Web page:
Tippmann U.S. Army Project Salvo Paintball Gun Review
AR-15 Training Marker
The Tippmann US Army Project Salvo marker is based off the AR-15 firearm used by the US army. It’s meant for military simulation enthusiasts, and also for firearms training simulation on team tactics and the like.
This is all supported by the fact that it is another licensed product under the US Army line of products by Tippmann.
Combining accuracy, durability and ease of use, the Tippmann US Army Project Salvo is a great gun for woodsball, but should be avoided if you intend to play speedball due to its low fire rate and weight; that was meant to simulate an actual AR-15.
The model uses the common .68 calibre paintball, so it won’t be a problem finding or purchasing paintballs online or at your local store, however try to use better quality paintballs as it affects the firing mechanism. The firing mechanism system used is the semi-automatic open bolt blow back system and it utilizes a variable and flexible C02, or Highly Pressurized Air, or Nitrogen supply. It has a cycle rate of 8 balls per second, and while not very high, keep in mind that this is meant for woodsball, and not speedball.
It comes with a standard stock barrel of 11 inches, or 28 cm, and an effective claimed range by Tippmann of 150 ft. and over, or 46 meters. However, take this with a pinch of salt as effective range usually depends on several factors, namely player skill, weather and wind conditions, and air pressure used. The standard stock hopper or loader that comes with the marker uses a gravity feed system to load the balls into the firing mechanism, and is the slowest, thus you may want to consider purchasing an electronic hopper or cyclone feed hopper to boost the fire rate.
Size Does Matter
Many players like that the size and die cast aluminum receiver construction gives the assurance of a sturdy reliable marker which it does. Taking into account that with the extra magazine, where you can chuck some lubricant, a few extra screws and allen keys, and also perhaps a 200 round hopper, its quite heavy. However, you can remove several parts from it, or make the entire model less bulky.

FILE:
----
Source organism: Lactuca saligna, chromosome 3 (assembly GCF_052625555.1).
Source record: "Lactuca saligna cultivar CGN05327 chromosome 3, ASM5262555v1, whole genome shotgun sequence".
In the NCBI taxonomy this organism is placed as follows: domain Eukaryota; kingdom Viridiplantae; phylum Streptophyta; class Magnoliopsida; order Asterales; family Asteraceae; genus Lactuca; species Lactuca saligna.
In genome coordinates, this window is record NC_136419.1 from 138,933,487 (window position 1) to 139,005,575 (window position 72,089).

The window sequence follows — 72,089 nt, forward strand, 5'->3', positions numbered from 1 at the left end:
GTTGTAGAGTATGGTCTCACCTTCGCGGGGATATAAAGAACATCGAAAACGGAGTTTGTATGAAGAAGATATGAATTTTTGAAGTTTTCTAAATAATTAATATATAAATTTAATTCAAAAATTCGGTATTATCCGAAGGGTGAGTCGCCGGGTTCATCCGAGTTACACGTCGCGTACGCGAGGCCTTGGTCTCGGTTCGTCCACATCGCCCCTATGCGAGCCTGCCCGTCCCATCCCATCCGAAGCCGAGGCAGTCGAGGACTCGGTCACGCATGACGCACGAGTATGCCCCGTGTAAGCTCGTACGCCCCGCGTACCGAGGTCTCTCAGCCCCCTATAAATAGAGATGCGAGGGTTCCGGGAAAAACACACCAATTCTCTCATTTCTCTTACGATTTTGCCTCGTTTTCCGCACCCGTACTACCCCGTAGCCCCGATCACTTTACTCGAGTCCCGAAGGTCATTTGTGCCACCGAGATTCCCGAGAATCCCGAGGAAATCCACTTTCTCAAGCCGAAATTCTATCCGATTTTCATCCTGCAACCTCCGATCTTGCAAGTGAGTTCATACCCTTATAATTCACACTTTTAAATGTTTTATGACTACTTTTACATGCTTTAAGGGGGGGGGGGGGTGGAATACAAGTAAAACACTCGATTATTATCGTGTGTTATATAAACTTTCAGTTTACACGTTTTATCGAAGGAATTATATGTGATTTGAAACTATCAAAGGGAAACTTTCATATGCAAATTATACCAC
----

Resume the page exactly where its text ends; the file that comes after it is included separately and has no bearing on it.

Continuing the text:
The stock for one is collapsible, so it’s great for those players using face masks. Also, a side point is that the barrel shroud, although sturdy, may get in the way of barrel replacements or modifications, although the stock barrel itself is ported, so although not completely silent, is quieter compared to its other Tippmann counterparts.
Keep in mind that with all the picatinny rails available, customization options are almost endless. Want to add in a foregrip? Done. Sights? Also available. What about a bipod or tripod, if that’s your thing – also possible. This is one of the best things about the Tippmann US Army Project Salvo, however, keep in mind that accessories add on weight.
Exceptions to the Rule
A few things to note about the Tippmann US Army Project Salvo though. One is that they don’t come with the cyclone feed hopper/loader as mentioned above. This is a sticking point for some people since other models in the US Army product line range are compatible or come with an e-grip at least in any package.
Due to the stock barrel, a recommended upgrade is the E-grip, or electronic response trigger. It helps to improve mileage on the amount of shots per tank, and response times for shots fired, and fire rate with fire rate options. A flatline barrel system is also recommended to improve accuracy at range, especially if your playstyle demands it.
All in all, if you want a sturdy, durable reliable marker from Tippmann that’s well known for its extremely wide range of available accessories, get one of these. Just keep in mind that if you are a speedball player transitioning to woodsball you may find this a bit cumbersome to use, and the fire rate is going to get take some getting used to.
However, with the choice of a foregrip, tactical light, red dot sight and even bipod or tripod, you can modify this marker into a long range hunting rifle style marker, not a sniper marker yet, but close enough.
Last Updated: 7th Sep, 2019